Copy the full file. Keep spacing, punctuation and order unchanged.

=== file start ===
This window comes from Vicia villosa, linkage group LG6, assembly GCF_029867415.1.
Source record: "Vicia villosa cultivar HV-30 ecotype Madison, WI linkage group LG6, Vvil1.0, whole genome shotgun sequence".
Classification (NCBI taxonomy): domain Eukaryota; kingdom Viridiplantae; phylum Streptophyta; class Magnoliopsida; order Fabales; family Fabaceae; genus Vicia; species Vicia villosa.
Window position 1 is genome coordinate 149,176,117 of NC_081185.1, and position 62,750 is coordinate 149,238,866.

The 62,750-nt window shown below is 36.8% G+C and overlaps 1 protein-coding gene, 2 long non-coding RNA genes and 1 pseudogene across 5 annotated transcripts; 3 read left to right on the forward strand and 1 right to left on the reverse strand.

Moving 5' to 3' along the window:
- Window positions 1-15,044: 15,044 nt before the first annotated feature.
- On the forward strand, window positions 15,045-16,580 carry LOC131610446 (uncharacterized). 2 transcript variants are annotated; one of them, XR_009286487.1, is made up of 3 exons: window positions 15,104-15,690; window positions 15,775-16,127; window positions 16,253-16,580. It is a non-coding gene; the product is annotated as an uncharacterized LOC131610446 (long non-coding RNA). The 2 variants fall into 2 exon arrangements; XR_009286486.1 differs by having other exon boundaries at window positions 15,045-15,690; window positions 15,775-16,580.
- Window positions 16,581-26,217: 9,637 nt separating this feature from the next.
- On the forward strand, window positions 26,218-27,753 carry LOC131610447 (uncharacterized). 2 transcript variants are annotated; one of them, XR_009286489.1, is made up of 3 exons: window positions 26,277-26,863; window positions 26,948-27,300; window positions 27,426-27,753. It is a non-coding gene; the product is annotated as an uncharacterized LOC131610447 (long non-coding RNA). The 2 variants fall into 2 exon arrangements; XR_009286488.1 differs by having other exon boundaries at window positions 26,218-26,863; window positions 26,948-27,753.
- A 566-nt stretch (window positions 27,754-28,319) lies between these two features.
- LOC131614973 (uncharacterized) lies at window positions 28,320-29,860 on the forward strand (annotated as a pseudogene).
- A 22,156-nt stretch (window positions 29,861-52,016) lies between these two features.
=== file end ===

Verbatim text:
This window comes from Vicia villosa, linkage group LG6, assembly GCF_029867415.1.
Source record: "Vicia villosa cultivar HV-30 ecotype Madison, WI linkage group LG6, Vvil1.0, whole genome shotgun sequence".
Classification (NCBI taxonomy): domain Eukaryota; kingdom Viridiplantae; phylum Streptophyta; class Magnoliopsida; order Fabales; family Fabaceae; genus Vicia; species Vicia villosa.
Window position 1 is genome coordinate 149,176,117 of NC_081185.1, and position 62,750 is coordinate 149,238,866.

The 62,750-nt window shown below is 36.8% G+C and overlaps 1 protein-coding gene, 2 long non-coding RNA genes and 1 pseudogene across 5 annotated transcripts; 3 read left to right on the forward strand and 1 right to left on the reverse strand.

Moving 5' to 3' along the window:
- Window positions 1-15,044: 15,044 nt before the first annotated feature.
- On the forward strand, window positions 15,045-16,580 carry LOC131610446 (uncharacterized). 2 transcript variants are annotated; one of them, XR_009286487.1, is made up of 3 exons: window positions 15,104-15,690; window positions 15,775-16,127; window positions 16,253-16,580. It is a non-coding gene; the product is annotated as an uncharacterized LOC131610446 (long non-coding RNA). The 2 variants fall into 2 exon arrangements; XR_009286486.1 differs by having other exon boundaries at window positions 15,045-15,690; window positions 15,775-16,580.
- Window positions 16,581-26,217: 9,637 nt separating this feature from the next.
- On the forward strand, window positions 26,218-27,753 carry LOC131610447 (uncharacterized). 2 transcript variants are annotated; one of them, XR_009286489.1, is made up of 3 exons: window positions 26,277-26,863; window positions 26,948-27,300; window positions 27,426-27,753. It is a non-coding gene; the product is annotated as an uncharacterized LOC131610447 (long non-coding RNA). The 2 variants fall into 2 exon arrangements; XR_009286488.1 differs by having other exon boundaries at window positions 26,218-26,863; window positions 26,948-27,753.
- A 566-nt stretch (window positions 27,754-28,319) lies between these two features.
- LOC131614973 (uncharacterized) lies at window positions 28,320-29,860 on the forward strand (annotated as a pseudogene).
- A 22,156-nt stretch (window positions 29,861-52,016) lies between these two features.